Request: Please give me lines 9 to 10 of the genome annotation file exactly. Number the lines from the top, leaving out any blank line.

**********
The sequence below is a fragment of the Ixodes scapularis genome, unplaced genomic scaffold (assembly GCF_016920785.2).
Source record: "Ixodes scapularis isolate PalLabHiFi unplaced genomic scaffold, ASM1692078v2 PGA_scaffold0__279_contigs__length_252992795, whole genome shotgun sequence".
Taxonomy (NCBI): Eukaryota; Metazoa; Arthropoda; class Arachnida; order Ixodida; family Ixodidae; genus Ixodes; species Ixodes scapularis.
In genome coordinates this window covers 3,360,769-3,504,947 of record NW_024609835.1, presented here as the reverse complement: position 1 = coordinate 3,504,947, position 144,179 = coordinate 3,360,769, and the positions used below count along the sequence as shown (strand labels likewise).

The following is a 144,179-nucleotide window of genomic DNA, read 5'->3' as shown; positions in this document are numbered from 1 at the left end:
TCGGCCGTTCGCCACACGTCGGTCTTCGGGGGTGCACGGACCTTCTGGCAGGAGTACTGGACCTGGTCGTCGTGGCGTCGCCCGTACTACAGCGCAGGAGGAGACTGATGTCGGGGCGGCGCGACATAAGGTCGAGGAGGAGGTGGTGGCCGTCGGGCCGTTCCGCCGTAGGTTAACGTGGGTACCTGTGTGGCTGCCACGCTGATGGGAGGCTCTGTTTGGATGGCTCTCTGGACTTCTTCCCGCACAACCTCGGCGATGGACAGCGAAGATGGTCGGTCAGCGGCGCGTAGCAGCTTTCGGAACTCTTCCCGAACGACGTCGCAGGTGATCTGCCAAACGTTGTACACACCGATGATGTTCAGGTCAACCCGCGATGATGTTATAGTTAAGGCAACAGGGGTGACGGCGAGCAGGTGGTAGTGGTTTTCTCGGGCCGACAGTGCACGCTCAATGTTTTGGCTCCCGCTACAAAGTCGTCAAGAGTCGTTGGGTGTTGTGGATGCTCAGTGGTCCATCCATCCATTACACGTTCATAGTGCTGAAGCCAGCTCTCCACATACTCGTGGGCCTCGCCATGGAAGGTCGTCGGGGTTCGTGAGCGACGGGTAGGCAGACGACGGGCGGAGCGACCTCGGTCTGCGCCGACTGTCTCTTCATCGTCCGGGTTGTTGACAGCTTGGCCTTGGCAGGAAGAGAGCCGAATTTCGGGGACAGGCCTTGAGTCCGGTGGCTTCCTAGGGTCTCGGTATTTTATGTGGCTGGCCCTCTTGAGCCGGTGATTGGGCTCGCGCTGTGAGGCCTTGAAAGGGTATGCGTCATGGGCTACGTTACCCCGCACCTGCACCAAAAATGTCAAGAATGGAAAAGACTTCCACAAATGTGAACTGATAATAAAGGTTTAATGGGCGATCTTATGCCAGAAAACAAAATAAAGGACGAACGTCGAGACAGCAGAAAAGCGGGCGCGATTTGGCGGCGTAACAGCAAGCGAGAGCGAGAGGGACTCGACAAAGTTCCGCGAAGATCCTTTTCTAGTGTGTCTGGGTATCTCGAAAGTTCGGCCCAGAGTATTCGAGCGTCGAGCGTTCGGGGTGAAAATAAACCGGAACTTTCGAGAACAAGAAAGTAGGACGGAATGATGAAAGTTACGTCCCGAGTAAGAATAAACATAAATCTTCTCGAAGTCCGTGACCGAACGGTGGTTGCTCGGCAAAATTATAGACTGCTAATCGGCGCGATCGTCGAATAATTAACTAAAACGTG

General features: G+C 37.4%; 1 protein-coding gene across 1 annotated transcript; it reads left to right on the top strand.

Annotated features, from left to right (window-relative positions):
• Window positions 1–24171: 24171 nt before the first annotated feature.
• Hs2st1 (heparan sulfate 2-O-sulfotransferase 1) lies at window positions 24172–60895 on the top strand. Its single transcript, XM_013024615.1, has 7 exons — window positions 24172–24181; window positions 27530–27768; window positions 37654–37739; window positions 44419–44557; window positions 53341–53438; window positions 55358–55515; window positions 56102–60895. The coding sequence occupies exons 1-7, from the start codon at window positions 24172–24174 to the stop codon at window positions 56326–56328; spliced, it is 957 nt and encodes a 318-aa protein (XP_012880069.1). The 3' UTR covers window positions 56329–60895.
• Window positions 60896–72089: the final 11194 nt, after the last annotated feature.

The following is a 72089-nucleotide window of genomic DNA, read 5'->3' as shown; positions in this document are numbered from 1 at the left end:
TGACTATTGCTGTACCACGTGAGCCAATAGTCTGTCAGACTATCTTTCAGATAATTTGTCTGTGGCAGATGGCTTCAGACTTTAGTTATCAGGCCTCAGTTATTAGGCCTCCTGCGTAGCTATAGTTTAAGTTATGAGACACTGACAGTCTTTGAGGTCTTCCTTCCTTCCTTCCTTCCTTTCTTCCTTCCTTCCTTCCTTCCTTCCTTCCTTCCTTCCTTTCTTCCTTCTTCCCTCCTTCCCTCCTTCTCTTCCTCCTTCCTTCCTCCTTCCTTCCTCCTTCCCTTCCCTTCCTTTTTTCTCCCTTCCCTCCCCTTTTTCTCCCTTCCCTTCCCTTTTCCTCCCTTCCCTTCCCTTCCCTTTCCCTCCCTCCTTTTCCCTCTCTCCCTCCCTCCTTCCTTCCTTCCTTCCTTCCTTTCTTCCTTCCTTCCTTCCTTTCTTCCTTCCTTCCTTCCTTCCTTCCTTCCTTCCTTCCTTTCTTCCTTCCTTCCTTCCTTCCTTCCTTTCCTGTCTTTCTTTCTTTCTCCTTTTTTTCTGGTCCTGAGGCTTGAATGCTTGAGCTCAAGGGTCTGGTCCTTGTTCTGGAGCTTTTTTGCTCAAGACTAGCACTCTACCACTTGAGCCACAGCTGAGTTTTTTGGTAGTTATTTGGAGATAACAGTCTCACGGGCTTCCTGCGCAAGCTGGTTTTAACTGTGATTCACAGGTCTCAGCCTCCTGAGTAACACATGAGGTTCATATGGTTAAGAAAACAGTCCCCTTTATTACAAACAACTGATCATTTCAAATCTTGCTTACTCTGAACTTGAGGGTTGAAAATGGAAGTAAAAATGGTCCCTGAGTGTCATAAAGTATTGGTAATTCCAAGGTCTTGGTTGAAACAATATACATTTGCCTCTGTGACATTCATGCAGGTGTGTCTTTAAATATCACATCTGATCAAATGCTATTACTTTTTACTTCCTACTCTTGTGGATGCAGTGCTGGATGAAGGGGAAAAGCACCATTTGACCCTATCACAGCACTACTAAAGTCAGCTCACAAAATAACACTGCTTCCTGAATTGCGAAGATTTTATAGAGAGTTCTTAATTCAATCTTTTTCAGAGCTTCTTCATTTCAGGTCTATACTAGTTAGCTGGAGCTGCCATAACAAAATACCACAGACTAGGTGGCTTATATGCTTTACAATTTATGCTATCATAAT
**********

• Window positions 1–24171: 24171 nt before the first annotated feature.
• Hs2st1 (heparan sulfate 2-O-sulfotransferase 1) lies at window positions 24172–60895 on the top strand. Its single transcript, XM_013024615.1, has 7 exons — window positions 24172–24181; window positions 27530–27768; window positions 37654–37739; window positions 44419–44557; window positions 53341–53438; window positions 55358–55515; window positions 56102–60895. The coding sequence occupies exons 1-7, from the start codon at window positions 24172–24174 to the stop codon at window positions 56326–56328; spliced, it is 957 nt and encodes a 318-aa protein (XP_012880069.1). The 3' UTR covers window positions 56329–60895.